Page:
I don't catalog my DVDs because they fail these two rules: I can't find a need to catalog DVDs nor an easy program to do it. 

Cataloging is not its own reward. Don't make busy work for yourself. Do it if its adds something to your experience with the thing you are cataloguing. 

3. Sit in the back row. Lately when going to the movies, I've been sitting in the back row: low traffic, same visibility (I feel no need for the screen to fill my entire field of view as though its an oncoming train), easy to go to the bathroom and leave quickly at film's end. Try it. 

4. The 4 issue rule. If you have more than 4 issues piled up of a magazine, get rid of it. You won't miss them and having them around is torment you bring upon yourself. And why do that?  

Pop! Hacks! are a feature of my newsletter The Smoke Signal, which comes out twice a month. Subscribe if ya like. 



Jan

14

2016

Tips and tricks for how to love music, movies and book without feeling overwhelmed by them. 

1. Download and save playlists. Those of us who used the now-departed RDIO music service were relieved that RDIO gave members their playlists in a little downloadable bundle before they turned off the lights. Not everyone is so nice. Pays to take 30 seconds and export a favorite playlist from iTunes (say a playlist given to you by friend or lover) then upload the file it creates to Google Drive or Dropbox.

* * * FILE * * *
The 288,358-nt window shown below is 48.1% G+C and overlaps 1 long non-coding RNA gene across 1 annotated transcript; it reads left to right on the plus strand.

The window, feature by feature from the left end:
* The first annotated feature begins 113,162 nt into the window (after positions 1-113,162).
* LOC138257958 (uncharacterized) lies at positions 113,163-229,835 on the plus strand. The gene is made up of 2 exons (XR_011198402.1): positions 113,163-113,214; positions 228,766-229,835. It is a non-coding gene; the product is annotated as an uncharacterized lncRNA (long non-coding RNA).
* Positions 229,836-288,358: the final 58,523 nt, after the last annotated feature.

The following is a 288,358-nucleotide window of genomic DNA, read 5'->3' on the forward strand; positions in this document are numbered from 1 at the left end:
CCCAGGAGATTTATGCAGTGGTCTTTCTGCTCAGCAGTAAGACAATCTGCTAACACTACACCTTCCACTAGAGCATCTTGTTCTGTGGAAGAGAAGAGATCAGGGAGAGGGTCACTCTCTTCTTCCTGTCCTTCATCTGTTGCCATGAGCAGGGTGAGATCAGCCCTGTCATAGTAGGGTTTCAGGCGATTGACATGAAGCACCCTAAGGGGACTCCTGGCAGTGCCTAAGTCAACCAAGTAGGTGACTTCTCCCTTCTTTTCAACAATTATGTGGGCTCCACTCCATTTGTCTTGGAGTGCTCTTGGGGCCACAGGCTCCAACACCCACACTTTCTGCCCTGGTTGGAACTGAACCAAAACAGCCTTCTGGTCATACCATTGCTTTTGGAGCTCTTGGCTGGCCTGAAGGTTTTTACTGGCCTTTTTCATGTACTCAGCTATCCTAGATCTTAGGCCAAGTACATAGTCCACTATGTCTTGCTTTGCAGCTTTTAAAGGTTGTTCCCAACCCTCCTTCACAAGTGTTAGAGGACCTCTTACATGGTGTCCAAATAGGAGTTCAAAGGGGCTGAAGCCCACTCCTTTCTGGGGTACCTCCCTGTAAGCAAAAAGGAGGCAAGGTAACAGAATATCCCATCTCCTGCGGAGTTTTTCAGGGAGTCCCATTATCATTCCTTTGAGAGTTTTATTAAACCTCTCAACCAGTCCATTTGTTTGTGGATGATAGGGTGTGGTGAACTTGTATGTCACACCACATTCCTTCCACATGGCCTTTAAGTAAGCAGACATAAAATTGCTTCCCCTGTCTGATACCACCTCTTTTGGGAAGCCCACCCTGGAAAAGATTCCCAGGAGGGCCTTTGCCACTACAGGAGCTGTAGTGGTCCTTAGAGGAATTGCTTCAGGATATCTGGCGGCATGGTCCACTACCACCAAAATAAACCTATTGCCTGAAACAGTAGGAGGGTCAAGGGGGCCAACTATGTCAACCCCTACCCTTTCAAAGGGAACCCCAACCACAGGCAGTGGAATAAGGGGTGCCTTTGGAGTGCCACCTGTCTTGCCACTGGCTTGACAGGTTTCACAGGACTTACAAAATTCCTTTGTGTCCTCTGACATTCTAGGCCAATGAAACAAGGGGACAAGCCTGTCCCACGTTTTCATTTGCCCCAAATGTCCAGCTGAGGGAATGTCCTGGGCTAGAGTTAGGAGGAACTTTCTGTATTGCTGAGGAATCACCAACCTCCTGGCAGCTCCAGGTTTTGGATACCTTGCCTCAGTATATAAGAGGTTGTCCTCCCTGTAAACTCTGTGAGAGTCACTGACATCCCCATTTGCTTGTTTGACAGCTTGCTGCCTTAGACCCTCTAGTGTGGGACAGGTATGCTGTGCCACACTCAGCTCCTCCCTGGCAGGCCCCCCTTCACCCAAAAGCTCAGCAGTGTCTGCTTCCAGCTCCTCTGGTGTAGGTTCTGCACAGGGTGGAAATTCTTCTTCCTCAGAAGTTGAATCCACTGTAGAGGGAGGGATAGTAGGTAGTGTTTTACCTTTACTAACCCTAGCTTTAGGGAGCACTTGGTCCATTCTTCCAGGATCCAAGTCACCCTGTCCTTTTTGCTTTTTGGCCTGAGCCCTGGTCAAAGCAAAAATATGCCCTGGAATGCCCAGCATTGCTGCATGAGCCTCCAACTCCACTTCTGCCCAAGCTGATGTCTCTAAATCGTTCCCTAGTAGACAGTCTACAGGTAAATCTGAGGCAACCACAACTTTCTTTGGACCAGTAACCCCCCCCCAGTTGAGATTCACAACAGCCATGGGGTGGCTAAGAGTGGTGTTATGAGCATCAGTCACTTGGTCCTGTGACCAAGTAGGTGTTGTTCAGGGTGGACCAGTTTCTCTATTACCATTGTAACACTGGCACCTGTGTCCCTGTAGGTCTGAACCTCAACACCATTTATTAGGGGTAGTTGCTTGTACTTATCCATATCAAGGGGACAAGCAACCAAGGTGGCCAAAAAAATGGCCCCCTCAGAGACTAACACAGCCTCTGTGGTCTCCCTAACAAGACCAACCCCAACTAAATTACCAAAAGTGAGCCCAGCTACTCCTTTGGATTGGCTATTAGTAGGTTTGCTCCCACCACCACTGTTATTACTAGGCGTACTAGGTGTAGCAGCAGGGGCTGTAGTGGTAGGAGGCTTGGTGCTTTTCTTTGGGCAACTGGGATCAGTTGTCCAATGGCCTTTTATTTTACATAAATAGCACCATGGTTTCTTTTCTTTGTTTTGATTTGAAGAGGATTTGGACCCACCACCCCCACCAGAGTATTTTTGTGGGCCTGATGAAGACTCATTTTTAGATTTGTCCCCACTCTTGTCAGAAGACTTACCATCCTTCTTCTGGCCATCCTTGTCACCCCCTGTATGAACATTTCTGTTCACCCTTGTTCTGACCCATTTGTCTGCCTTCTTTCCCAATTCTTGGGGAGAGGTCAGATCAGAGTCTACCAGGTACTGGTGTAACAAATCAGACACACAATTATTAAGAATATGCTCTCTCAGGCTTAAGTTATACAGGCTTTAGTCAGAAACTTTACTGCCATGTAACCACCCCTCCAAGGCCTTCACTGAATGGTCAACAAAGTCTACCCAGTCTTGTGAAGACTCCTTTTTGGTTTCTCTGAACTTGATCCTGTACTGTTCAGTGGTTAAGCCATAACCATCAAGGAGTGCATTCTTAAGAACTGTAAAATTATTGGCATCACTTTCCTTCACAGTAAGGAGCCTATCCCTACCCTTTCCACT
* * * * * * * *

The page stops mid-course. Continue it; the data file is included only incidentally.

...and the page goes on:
2. Log movies you watch. I have a terrible time remembering movies I saw no matter how much I loved them. So I've taken to scrawling a few lines down about the movie I just saw on Letterbxd just so it's recorded somewhere and I can cycle back when someone asks "What's the best documentary you saw this year?" and the first words that come to mind are "Breakfast Burrito." 

Not an endorsement for Letterbxd as I haven't explored any of its competitors. A notebook and pencil work just as well. 

3. On that, unless you are a serial watcher of movies, once you've watched something on Netflix, Amazon, Itunes etc. delete it. Unless you are going to rewatch it, it's just taking up space. "I paid for it" isn't a good reason to keep it around. It's paying for the privilege of acting like a hoarder. 

4. If one of your 2016 resolutions is to "read more", give yourself time to read 10 pages nightly before turning on the TV. Unless you are reading Proust, 10 pages goes by super fast and if you've chosen a good book, you'll probably want more that 10 pages before turning on the TV. 

 

Pop! Hacks! are a feature of my newsletter The Smoke Signal, which comes out twice a month. Subscribe if ya like. 



Jan

5

2016

The last few years at sunrise on New Years Day, I've gotten up at read Lord Alfred Tennyson's "Ring Out, Wild Bells." This time I decided to read it aloud. 

 Setting intentions and whatnot.